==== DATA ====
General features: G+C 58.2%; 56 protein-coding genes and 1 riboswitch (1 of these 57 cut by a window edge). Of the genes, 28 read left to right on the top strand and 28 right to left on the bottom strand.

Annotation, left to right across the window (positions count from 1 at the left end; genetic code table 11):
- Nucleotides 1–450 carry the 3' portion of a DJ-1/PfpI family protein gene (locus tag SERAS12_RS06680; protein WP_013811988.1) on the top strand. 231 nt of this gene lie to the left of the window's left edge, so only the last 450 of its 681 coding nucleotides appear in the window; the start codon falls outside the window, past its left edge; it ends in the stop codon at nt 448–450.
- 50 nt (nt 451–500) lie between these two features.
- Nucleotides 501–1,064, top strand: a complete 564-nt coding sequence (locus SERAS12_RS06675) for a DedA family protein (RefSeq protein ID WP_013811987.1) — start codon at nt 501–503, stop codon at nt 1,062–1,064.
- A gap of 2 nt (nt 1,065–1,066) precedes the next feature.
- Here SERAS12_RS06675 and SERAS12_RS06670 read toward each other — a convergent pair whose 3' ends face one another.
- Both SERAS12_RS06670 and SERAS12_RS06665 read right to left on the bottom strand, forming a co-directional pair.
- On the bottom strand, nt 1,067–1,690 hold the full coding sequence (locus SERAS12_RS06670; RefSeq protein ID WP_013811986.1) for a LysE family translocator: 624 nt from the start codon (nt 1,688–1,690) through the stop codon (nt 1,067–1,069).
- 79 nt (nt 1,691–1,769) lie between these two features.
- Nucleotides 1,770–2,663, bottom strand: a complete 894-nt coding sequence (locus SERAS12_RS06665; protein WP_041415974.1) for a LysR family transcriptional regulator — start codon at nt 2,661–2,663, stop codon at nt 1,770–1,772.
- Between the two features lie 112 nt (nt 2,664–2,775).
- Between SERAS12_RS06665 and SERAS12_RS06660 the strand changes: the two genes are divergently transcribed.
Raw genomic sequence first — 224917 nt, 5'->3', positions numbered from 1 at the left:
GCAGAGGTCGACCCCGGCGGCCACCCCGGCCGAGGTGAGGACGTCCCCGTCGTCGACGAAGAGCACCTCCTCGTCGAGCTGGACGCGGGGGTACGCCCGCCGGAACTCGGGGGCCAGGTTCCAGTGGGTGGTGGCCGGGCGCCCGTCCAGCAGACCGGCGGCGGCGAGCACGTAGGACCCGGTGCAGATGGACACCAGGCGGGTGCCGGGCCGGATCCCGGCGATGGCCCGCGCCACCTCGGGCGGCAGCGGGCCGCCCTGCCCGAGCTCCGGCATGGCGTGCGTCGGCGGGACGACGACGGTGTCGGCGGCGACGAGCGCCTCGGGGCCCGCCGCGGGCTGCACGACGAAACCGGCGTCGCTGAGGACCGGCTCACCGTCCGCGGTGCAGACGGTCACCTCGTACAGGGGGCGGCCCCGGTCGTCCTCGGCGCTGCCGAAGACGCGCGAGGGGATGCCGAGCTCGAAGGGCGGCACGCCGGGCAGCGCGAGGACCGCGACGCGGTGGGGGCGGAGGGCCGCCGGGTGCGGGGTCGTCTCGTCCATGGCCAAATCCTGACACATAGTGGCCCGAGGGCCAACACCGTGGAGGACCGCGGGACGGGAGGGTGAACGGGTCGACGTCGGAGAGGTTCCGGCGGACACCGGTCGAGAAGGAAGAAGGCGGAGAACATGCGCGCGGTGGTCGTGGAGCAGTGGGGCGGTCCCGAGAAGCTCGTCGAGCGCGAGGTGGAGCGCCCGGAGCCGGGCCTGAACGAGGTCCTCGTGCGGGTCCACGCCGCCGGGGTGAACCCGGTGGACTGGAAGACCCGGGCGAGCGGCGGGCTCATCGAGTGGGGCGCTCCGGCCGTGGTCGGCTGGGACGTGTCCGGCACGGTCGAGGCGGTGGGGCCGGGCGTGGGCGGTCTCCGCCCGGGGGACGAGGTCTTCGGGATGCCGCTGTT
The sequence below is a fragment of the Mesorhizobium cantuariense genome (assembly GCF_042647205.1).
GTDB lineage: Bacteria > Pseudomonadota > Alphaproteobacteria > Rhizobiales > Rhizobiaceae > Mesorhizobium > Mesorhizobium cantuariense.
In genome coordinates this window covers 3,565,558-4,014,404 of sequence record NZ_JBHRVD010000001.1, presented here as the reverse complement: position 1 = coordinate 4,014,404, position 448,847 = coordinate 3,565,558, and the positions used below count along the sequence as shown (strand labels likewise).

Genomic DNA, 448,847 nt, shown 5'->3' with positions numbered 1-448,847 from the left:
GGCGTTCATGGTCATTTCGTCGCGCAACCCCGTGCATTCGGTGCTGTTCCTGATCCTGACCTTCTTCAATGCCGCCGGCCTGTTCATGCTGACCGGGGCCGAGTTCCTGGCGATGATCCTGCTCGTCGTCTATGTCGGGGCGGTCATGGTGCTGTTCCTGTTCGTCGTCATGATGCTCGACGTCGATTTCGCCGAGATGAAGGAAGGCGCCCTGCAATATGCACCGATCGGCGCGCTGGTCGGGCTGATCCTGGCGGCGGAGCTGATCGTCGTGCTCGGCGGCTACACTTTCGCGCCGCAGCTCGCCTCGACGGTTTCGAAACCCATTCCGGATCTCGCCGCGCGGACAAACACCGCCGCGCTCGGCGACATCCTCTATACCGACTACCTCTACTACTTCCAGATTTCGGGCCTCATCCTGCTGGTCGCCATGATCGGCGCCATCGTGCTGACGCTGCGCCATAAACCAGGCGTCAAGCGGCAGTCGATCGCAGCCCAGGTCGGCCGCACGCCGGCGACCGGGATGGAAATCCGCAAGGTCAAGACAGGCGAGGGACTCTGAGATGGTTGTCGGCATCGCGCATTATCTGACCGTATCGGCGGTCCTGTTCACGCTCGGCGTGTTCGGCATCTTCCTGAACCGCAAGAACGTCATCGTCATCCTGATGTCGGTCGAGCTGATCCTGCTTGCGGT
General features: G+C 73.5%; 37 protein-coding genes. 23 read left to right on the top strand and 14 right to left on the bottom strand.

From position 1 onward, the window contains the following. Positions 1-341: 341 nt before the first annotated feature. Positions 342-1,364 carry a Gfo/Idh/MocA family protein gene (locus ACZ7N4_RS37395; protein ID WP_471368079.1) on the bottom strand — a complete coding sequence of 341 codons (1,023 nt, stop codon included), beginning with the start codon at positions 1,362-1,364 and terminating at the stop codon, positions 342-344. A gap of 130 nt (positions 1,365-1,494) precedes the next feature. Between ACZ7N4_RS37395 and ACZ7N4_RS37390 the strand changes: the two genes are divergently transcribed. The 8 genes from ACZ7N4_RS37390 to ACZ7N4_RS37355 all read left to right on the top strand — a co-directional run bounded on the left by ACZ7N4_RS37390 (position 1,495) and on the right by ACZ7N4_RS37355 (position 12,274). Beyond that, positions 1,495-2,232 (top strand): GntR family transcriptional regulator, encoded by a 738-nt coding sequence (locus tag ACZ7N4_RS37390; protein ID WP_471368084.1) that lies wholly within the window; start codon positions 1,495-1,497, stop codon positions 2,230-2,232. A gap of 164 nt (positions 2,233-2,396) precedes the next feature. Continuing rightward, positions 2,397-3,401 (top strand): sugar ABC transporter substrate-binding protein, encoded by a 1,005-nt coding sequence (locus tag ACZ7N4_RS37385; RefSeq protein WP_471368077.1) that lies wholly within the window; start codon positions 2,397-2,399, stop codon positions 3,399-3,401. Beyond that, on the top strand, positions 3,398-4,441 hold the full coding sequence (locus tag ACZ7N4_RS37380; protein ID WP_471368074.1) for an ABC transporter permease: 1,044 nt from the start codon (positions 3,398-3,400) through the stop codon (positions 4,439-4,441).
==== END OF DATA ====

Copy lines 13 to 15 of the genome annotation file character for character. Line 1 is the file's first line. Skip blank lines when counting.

- Between SERAS12_RS06665 and SERAS12_RS06660 the strand changes: the two genes are divergently transcribed.
Raw genomic sequence first — 224917 nt, 5'->3', positions numbered from 1 at the left:
GCAGAGGTCGACCCCGGCGGCCACCCCGGCCGAGGTGAGGACGTCCCCGTCGTCGACGAAGAGCACCTCCTCGTCGAGCTGGACGCGGGGGTACGCCCGCCGGAACTCGGGGGCCAGGTTCCAGTGGGTGGTGGCCGGGCGCCCGTCCAGCAGACCGGCGGCGGCGAGCACGTAGGACCCGGTGCAGATGGACACCAGGCGGGTGCCGGGCCGGATCCCGGCGATGGCCCGCGCCACCTCGGGCGGCAGCGGGCCGCCCTGCCCGAGCTCCGGCATGGCGTGCGTCGGCGGGACGACGACGGTGTCGGCGGCGACGAGCGCCTCGGGGCCCGCCGCGGGCTGCACGACGAAACCGGCGTCGCTGAGGACCGGCTCACCGTCCGCGGTGCAGACGGTCACCTCGTACAGGGGGCGGCCCCGGTCGTCCTCGGCGCTGCCGAAGACGCGCGAGGGGATGCCGAGCTCGAAGGGCGGCACGCCGGGCAGCGCGAGGACCGCGACGCGGTGGGGGCGGAGGGCCGCCGGGTGCGGGGTCGTCTCGTCCATGGCCAAATCCTGACACATAGTGGCCCGAGGGCCAACACCGTGGAGGACCGCGGGACGGGAGGGTGAACGGGTCGACGTCGGAGAGGTTCCGGCGGACACCGGTCGAGAAGGAAGAAGGCGGAGAACATGCGCGCGGTGGTCGTGGAGCAGTGGGGCGGTCCCGAGAAGCTCGTCGAGCGCGAGGTGGAGCGCCCGGAGCCGGGCCTGAACGAGGTCCTCGTGCGGGTCCACGCCGCCGGGGTGAACCCGGTGGACTGGAAGACCCGGGCGAGCGGCGGGCTCATCGAGTGGGGCGCTCCGGCCGTGGTCGGCTGGGACGTGTCCGGCACGGTCGAGGCGGTGGGGCCGGGCGTGGGCGGTCTCCGCCCGGGGGACGAGGTCTTCGGGATGCCGCTGTT